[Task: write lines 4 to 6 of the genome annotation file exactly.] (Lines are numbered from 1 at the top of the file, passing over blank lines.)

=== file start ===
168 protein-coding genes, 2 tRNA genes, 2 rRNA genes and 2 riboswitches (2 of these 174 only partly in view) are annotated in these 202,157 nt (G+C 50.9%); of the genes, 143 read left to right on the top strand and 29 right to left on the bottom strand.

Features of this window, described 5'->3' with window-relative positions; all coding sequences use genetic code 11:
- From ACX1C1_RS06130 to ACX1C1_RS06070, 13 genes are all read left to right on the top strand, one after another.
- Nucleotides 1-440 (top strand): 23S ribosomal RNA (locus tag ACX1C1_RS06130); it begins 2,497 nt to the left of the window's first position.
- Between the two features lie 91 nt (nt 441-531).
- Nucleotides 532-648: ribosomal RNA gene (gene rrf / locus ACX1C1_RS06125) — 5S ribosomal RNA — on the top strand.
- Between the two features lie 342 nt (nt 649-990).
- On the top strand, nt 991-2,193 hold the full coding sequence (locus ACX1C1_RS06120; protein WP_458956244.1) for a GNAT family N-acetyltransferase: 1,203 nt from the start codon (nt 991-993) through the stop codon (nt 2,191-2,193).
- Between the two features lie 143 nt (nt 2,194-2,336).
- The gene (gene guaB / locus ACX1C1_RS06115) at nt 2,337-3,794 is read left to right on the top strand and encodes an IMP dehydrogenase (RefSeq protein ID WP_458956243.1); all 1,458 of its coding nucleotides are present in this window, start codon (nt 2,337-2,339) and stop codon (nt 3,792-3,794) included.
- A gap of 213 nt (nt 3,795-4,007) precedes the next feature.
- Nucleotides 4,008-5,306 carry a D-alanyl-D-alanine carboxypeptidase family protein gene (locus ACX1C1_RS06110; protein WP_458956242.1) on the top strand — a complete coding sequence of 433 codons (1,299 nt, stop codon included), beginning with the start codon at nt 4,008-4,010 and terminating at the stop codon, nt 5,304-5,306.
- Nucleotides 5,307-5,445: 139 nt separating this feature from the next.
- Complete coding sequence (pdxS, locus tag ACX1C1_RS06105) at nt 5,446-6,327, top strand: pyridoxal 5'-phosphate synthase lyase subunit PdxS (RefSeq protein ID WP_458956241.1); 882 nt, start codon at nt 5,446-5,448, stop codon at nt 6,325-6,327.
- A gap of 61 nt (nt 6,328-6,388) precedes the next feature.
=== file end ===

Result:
- Nucleotides 1-440 (top strand): 23S ribosomal RNA (locus tag ACX1C1_RS06130); it begins 2,497 nt to the left of the window's first position.
- Between the two features lie 91 nt (nt 441-531).
- Nucleotides 532-648: ribosomal RNA gene (gene rrf / locus ACX1C1_RS06125) — 5S ribosomal RNA — on the top strand.